In a prior entry from July 13th, I mentioned mentoring a support group for young adults with cancer. It is fast becoming a big part of my life. It's satisfying to be helping others, but I must admit, it feels a bit selfish. It has been beneficial to me, in turn. I'm surprised.
It's amazing how many feelings one suppresses as life moves on. Many we didn't know were floating just below the surface.
I had my own experiences with cancer as a young adult. I think back and don't remember how I found my way through it. I felt so weak at the time, but in retrospect I realize it was the opposite. I pushed myself so hard. I continued to work through most of my treatments, until I had to have a several week admission. I vividly remember the utter fatigue, lack of ambition, feeling alienated, grief, pain from surgery and mostly the feeling of moving through life underwater. Not to mention the hair and weight loss and the sickness from all the medication and treatments.
My family and friends tried to be supportive, but I kept them at a distance for a couple of reasons. One too personal to share. The other is difficult to explain, but I'll try...
I felt I had to put up a front of strength. My pain gave them pain and I couldn't handle seeing them distraught. I couldn't bear their looks of concern and their worry. It weighed very heavy on me. I felt if I kept myself up and moving, it would make it easier on them. As a result, I couldn't just lay down and be sick. I couldn't give in and be a "baby" and cry or be coddled or melt down or simply say "I can't do it. I carried a quiet resentment and a great deal of anxiety. In retrospect, helping me would have helped them. I realize that know.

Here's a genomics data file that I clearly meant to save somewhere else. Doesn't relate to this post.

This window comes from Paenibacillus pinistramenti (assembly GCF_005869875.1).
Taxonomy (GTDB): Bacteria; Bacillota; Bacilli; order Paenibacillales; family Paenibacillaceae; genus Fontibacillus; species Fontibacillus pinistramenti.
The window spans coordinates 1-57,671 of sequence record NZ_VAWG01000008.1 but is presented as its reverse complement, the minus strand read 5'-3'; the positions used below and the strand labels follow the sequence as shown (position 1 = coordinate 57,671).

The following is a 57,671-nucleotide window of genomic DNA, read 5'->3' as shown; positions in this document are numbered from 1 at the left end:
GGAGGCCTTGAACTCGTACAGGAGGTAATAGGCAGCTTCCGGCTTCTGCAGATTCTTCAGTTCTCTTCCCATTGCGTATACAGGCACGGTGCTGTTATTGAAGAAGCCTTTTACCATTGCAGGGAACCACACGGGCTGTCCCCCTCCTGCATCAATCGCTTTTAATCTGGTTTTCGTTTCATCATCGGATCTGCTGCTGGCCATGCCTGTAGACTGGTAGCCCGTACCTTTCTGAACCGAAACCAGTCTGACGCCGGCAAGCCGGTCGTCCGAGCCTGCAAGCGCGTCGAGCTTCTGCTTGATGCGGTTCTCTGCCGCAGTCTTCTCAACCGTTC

The experience has given me excellent insight regarding what the "kids" I'm mentoring need. As simple as it sounds, they mostly just need someone who they can complain and b***h to about what they're feeling. They need to let their guard down and allow themselves moments to acknowledge their frustration, sadness and anger. Like I did, they try to put on a strong front for their loved ones, to ease their worry and concern and it takes a toll.
You really need someone to talk to who isn't too close. Someone who you can be "real" with, regarding your illness. Mind you, we have a lot of laughs and we try to have some fun, but we've had some tough discussions too.
I've been working with a therapist who helped me in the past. He started the program and asked me to come in to speak. The response from the group was overwhelmingly positive, so we're discussing how to make it more credible and available to a larger number of "kids'. We've held a couple of small fundraisers, so we can go on mini-trips and even had a fun run. We need more mentors and have a number of younger medical professionals joining us, so we may discuss medical issues in a more informal and relatable venue.
Some of my friends pop in periodically to join us. We try and keep it very informal and although we discuss the difficult topics, we most often just chill and let loose. I can see how much more relaxed they are now, by the increasing number of bare heads that show at each meeting. It's pretty cool and a humbling experience.
I feel a future in this. I'm not exactly sure what it will be, but I have some ideas.
One thing I have learned is, there have been occasions in my life when I've felt like a very weak person. In retrospect, I see with great clarity that those moments are actually when I've been the strongest. Life is funny.
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